Creating a Trust Environment is a challenge for any business but particularly for the new and growing enterprise, knowing how and when can also be a question that many struggle with.

For a young business to think that the value proposition of their business model is the sole component of their relationship with the customer, misses the critical value the consumer places on the importance of a trust environment. Too often, the thinking is that doing the necessary “trust” work will scare consumers or should come later after the business is up and running and is better established. It’s the “we’re too small to worry about that” model and it’s wrong.

The expectation of trust and the value it delivers comes with virtually every decision and interaction no matter the size or value or age of the brand. 

In fact, growing businesses are often at higher risk for external threats and internal control weaknesses than their larger or more well-established counterparts in the marketplace.

Founders and their executive teams need to invest as much thinking into how to integrate the principles of a trust environment into each aspect of their business as they do thinking about the quality of their code base, recruiting staff or the next fundraising round. To ignore this or push it to a later date is to risk the trust relationship necessary for high-quality long-term growth and competitive success in the marketplace.

Everyone believes that their customer relationship is special and unique, and that the customer trusts them inherently and without much reservation. 

Typically, that’s not true. 

For example, if you are collecting email addresses for your newsletter or customer support contact, are you sure you have the customers primary email address, or have they provided a throw-away email address they believe represents low-risk to them for spamming or abuse as they don’t check that account often or depend on it for significant or valued communications?

The basis for any well-constructed trust environment starts with 5 key principles and builds from there:

  • Notice
  • Choice / Consent
  • Access
  • Security / Integrity
  • Enforcement

Merely, paying lip service to these core principles, however, isn’t enough. Having a well written Privacy Policy is absolutely necessary but definitely not the full extent of what’s necessary.

Commitment to each of these principles must be reflected not only in the language used to communicate with the customer but in your workflows, collection strategies, selection of partners as well as the need to demonstrate your ability to enforce these principles across your organization.

If we define a trust environment as one that meets and exceeds customers’ expectations, then these principles must be present in how the young business engages both directly and indirectly with the customer as well in the operational practices and policies that govern how the business performs and enables its value proposition.

Commitment to these principles will be reflected in the building of the foundation that better enables the young business to comply not only with customer expectation but also with applicable local, national and global privacy regulations that are increasing in their number and reach.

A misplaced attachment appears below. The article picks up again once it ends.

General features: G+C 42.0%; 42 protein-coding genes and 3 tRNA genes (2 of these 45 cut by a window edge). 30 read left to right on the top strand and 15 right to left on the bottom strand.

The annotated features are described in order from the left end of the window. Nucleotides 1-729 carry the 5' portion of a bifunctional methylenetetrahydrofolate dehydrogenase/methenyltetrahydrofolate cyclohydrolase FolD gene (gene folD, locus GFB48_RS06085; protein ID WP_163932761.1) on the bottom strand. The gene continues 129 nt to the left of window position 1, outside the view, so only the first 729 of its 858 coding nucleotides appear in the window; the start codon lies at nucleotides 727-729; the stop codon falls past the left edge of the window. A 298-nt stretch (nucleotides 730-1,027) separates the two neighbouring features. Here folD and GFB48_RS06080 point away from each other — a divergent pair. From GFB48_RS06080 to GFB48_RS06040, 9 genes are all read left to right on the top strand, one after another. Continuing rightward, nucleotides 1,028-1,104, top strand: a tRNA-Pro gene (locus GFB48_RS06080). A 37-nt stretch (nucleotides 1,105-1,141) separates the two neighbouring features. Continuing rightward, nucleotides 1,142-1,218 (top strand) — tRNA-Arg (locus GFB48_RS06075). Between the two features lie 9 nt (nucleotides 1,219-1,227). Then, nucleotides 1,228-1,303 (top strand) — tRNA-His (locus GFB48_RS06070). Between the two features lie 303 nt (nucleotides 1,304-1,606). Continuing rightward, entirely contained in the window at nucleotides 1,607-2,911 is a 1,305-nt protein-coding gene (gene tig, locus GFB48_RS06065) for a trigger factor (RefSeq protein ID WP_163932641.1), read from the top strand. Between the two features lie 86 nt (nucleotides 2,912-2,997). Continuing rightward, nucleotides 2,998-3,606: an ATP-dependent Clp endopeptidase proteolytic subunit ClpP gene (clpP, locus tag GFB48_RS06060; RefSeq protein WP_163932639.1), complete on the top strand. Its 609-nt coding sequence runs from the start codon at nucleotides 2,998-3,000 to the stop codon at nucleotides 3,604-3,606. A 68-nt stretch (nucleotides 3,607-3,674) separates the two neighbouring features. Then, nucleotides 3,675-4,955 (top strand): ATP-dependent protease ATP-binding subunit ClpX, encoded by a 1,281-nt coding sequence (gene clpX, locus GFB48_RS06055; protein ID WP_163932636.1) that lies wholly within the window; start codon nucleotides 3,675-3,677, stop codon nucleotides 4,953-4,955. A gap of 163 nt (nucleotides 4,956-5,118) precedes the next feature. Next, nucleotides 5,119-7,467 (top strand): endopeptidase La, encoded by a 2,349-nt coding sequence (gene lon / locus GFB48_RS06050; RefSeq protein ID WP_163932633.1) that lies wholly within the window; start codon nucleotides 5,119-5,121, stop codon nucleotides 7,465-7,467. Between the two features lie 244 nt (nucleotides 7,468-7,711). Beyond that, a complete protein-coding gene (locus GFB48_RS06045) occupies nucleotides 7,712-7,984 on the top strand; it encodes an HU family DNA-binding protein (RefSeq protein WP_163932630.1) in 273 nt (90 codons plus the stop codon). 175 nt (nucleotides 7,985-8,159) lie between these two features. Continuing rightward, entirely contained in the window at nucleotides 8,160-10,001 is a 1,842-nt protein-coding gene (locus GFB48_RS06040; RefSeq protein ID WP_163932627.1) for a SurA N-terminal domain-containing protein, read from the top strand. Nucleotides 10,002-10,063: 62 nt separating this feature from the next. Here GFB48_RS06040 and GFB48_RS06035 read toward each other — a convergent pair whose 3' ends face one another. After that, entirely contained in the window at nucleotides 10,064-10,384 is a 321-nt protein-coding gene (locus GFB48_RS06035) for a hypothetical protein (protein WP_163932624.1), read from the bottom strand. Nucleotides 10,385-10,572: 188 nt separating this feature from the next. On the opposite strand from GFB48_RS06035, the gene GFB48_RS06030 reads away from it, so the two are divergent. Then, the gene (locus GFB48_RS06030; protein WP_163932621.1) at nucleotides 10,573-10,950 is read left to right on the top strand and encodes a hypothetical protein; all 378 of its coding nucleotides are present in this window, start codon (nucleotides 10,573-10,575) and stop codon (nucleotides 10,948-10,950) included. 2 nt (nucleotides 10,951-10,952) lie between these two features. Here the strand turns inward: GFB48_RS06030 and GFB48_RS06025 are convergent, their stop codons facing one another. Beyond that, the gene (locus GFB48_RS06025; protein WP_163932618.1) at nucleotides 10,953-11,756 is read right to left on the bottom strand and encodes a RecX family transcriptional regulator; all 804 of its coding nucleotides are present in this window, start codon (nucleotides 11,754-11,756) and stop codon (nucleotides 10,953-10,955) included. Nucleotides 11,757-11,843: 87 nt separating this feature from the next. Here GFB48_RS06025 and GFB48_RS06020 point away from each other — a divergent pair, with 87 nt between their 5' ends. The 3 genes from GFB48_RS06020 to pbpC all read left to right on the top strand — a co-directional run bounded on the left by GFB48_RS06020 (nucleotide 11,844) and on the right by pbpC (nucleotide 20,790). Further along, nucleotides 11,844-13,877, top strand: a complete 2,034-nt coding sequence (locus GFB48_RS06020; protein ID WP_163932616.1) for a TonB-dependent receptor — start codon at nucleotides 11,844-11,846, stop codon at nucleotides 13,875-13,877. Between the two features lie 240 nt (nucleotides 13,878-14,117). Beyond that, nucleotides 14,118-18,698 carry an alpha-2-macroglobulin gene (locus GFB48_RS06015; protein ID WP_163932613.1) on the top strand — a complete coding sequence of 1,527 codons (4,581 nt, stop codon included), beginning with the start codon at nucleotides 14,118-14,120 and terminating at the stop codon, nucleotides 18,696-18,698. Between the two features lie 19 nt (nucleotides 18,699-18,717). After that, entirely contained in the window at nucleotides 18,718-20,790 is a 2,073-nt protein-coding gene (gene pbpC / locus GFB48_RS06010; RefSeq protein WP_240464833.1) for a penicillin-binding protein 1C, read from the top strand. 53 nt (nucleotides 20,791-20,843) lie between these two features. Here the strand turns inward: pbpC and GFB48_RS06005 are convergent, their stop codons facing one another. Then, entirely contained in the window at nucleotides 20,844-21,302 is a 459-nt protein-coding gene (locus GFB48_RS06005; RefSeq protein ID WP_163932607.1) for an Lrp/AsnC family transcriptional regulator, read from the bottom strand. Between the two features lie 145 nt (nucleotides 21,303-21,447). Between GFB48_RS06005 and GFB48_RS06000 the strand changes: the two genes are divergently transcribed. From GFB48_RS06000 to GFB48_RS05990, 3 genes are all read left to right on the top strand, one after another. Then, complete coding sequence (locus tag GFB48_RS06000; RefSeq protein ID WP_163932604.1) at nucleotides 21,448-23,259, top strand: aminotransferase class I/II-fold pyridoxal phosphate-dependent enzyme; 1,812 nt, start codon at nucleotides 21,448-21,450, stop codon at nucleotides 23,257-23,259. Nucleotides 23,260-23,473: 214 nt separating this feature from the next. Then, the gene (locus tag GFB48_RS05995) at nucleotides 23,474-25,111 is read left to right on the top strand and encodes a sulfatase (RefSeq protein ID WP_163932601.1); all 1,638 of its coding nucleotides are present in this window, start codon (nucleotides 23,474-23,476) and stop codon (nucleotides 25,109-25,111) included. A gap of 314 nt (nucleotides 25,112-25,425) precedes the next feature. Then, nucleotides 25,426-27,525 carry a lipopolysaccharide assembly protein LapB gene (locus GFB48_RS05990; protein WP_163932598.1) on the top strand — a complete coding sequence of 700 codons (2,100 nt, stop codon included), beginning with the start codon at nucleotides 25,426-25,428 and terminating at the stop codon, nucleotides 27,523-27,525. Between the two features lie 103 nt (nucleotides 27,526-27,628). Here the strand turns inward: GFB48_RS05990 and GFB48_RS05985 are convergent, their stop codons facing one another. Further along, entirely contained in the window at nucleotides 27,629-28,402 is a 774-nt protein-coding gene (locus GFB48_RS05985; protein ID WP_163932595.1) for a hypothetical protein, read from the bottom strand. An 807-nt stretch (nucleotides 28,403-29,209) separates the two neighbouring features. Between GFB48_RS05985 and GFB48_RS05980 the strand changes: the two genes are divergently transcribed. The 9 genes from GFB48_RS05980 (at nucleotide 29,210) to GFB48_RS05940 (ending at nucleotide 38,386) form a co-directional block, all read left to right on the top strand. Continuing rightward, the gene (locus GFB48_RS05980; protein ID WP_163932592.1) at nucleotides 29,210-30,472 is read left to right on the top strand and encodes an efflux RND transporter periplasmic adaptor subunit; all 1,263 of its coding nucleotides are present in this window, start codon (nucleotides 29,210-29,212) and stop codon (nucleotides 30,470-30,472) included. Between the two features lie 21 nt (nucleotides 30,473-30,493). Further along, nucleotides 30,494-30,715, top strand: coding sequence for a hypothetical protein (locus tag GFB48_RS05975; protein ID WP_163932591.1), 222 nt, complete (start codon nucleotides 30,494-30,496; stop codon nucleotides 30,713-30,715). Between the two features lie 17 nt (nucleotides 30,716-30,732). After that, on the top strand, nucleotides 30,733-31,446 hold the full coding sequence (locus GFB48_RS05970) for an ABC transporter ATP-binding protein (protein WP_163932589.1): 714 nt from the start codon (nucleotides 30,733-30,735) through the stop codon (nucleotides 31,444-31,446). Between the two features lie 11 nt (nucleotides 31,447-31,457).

Similar to the programmatic approach used to develop product and/or operational strategy, the new business must master the use of a variety of tools and systems that help to enable the trust environment.

These would include:

  • Data Governance & Access Policy
  • Privacy Assessments
  • Data Flow Mapping
  • Information Security Risk & Threat Analysis 

Additionally, the young business would do well to incorporate focus on issues of ethics on the use of technology-based tactics like ad targeting, the deployment of Artificial Intelligence, algorithms, and machine learning particularly in areas like customer support or offer decisioning.

The young business recognizes that the power and benefit of technology goes beyond simply increasing operational efficiency or the creation of economic effectiveness but also includes the responsibility of fully understanding how these tools manifest and impact the customer relationship and perceptions.

It’s no surprise that the young business is characterized by passion, energy and speed and the commitment to a robust, flexible and clearly stated commitment to a trust environment is not in conflict with this stage of development but rather the best time to engage and make it real. As a result, A trust environment is an opportunity to create value by minimizing risk and enhancing the brand experience overall: value for clients, consumers, business builders, investors, and acquirers down the line.

About the author:
Bennie Smith Author, Advisor, Trust & Safety Strategist
Building trust based marketplaces based on people, policy and scalable processes. Experienced professional in the areas of privacy, data protection and policy development with particular emphasis on the intersection of consumer privacy issues and emerging technologies centered around the monetization of data across the global business environment for display, mobile, search and social advertising.